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Title:Socio-ecological influences on human activity: An epidemiological analysis of physical activity and sleep
Author(s):Shin, Jong Cheol
Director of Research:Grigsby-Toussaint, Diana
Doctoral Committee Chair(s):Grigsby-Toussaint, Diana
Doctoral Committee Member(s):Alston, Reginald; An, Ruopeng; Kwan, Mei-Po
Department / Program:Kinesiology & Community Health
Discipline:Community Health
Degree Granting Institution:University of Illinois at Urbana-Champaign
Subject(s):Physical activity
Abstract:The main focus of my dissertation is to explore the influence of environmental determinants on physical activity and sleep. I examined the influence of green space on human activity with various research approaches: a systematic review, spatial analysis, and epidemiological analysis. In the first study, titled "Green space exposure and sleep: Systematic review," I explored the literature related to green space and sleep regardless of study type. With a peer-researcher, I initially reviewed 5722 distinct journal articles from eight electronic databases, and then selected a total of 13 unique articles that were most relevant to my study. Out of 13 studies, there are seven cross-sectional studies that used either a questionnaire or the combination of GIS and remote sensing images for green space measurement, and mostly used questionnaire for both sleep quality and quantity measurement; while there are six intervention studies such as walking program, gardening, and forest working environment. The results indicate that most of the articles (n=11) supported the positive effect of green space exposure on improving both sleep quality and quantity. Therefore, the amount of green space exposure or green space-related health programs may mitigate population- and individual-level sleep problems. In the second study, titled "An examination of socio-environmental influences on health outcomes in Illinois: Spatial boundaries matter for community green space measurement", I examine the impact of community green space and other socio-economic factors on physical activity. In this paper, I demonstrate that residence and administrative unit-based approaches are insufficient for studying health outcomes in spatial epidemiology because they do not adequately capture the place which is related to people's actual activity area. Moreover, appropriate usage of green space data sources is required to examine the real effect of environmental exposures. To address the uncertain geographic context problem, I conceptualized community green space to capture the area of actual activity with the consideration of the context of daily physical activity. Results from this study showed that the administrative unit-based spatial boundary was mismatched to actual human activity area, while the context-based spatial boundary accurately reflected the actual human activity area. Time-integrated green space, which can cover the temporal aspects of true green space exposure, was significantly associated with the higher level of physical activity, while maximum the normalized difference vegetation index (NDVI), which is the one-time measurement of the maximum level of vegetation in an area during a year, was not. In the third study, titled “Socio-environmental determinants of physical activity and sleep across the US”, I explore the environmental effect of socio-environmental factors on sleep insufficiency and the absence of leisure-time physical activity. To establish the conceptual components for activity-related information, socioeconomic and health behavior variables from national survey data, aggregated at the city level (i.e., census place), was merged with various environmental data sets such as green space, noise, nighttime light, natural amenity, crime rate, food accessibility, and fitness facilities. Through exploratory factor analysis, results showed four factors from 12 of the exogenous variables were selected and categorized from the 29 initial variables. With the redesigned factors, I examine the significance of personal and environmental determinants for sleep and physical activity. In the analysis, I utilize the context-based spatial boundary, and also consider the bi-directional relationship between physical activity and sleep. As a result, the cities which had a better socioeconomic status and environment showed a lower risk of insufficient sleep and physical activity. To sum up, the findings illustrate the relationship among the environment and human activities, and this indicates that better environments can help mitigate the risk of insufficient sleep and lack of physical activity.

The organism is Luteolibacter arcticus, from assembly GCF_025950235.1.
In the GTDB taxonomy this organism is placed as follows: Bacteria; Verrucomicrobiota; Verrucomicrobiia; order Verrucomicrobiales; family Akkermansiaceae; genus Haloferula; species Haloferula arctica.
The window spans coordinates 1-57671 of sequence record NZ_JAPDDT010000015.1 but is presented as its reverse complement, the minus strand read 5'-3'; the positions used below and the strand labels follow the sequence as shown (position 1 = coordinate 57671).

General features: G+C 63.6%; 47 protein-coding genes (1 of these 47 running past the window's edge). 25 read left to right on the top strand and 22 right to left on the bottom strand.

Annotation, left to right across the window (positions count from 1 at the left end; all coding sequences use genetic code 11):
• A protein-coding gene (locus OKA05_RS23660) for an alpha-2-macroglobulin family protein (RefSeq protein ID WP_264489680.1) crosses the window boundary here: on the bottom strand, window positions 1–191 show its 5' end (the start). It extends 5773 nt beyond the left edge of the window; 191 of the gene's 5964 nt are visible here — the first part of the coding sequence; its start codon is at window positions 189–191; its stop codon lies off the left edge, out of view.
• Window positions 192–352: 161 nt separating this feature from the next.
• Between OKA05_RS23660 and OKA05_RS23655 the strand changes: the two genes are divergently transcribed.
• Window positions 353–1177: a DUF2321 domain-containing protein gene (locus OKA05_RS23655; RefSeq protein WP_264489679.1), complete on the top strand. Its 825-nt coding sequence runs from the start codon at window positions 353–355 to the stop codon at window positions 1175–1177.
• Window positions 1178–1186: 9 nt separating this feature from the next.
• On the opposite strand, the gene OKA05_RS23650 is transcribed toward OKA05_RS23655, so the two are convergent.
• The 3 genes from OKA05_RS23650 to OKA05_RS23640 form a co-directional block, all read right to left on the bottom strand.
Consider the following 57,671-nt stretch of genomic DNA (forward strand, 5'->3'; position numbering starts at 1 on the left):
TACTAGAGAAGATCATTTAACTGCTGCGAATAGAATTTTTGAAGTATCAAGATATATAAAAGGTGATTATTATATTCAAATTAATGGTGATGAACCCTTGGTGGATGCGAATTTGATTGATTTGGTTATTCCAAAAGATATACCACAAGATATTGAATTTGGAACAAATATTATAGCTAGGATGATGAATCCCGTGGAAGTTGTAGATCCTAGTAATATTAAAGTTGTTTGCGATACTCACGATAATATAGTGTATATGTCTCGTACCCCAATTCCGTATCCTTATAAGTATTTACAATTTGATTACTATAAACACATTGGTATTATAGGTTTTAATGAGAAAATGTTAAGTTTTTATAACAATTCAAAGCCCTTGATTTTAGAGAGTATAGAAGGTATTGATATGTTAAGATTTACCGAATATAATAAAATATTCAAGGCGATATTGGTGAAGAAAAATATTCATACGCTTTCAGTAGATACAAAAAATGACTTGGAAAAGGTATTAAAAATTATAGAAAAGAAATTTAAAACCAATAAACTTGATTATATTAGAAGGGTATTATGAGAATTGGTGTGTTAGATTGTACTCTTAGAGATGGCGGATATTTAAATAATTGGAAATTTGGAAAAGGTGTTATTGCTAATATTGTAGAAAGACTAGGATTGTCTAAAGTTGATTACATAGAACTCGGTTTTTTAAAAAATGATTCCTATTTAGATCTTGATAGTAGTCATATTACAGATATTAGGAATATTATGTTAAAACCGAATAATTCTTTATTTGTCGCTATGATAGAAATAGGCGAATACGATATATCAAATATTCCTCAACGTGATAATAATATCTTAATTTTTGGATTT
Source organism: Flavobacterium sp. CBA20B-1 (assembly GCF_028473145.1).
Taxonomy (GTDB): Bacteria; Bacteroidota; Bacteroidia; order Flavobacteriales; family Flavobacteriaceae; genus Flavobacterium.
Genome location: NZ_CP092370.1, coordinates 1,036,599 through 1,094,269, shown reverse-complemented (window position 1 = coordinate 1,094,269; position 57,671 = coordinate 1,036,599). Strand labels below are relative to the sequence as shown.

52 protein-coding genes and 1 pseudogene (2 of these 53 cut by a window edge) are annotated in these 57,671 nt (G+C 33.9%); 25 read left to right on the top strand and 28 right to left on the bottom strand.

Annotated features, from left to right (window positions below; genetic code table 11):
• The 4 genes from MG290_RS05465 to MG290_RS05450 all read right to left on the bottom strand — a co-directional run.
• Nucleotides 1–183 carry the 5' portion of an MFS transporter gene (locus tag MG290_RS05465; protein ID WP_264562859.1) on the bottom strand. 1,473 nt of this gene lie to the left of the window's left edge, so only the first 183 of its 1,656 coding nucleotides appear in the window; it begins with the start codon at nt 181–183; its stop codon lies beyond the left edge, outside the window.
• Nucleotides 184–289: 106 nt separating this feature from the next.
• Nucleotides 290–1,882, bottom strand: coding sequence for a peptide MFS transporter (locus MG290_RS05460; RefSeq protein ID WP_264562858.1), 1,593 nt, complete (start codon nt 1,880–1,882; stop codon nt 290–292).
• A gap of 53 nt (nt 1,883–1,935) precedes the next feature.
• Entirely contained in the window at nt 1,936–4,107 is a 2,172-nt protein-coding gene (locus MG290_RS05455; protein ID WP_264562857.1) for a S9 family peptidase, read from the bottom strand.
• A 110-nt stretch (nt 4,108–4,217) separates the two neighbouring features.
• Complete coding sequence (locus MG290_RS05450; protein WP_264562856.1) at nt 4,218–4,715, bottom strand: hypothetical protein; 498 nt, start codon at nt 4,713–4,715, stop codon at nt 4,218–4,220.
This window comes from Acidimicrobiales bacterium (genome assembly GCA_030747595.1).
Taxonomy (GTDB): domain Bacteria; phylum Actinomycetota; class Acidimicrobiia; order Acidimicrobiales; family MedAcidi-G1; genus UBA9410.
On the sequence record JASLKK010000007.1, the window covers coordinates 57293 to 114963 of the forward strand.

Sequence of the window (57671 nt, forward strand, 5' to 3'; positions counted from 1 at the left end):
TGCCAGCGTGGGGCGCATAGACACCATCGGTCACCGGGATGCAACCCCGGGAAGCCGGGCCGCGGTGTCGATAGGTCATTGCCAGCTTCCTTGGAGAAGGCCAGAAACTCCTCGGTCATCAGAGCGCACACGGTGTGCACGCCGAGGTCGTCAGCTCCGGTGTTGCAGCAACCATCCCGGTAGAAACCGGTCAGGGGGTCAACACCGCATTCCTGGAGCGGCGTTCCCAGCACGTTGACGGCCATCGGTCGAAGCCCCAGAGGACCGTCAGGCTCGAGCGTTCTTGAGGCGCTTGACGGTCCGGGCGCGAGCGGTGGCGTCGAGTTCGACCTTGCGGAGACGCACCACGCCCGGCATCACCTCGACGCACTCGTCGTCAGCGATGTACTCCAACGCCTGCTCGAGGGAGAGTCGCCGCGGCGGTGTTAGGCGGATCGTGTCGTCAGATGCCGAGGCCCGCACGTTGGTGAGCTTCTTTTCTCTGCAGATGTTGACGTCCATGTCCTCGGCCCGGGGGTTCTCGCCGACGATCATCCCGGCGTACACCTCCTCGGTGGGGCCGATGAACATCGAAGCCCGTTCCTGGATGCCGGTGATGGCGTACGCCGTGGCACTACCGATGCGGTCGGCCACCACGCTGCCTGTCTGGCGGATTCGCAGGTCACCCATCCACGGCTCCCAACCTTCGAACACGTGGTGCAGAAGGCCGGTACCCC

Issue Date:2019-07-08
Rights Information:Copyright 2019 Jong Cheol Shin
Date Available in IDEALS:2019-11-26
Date Deposited:2019-08

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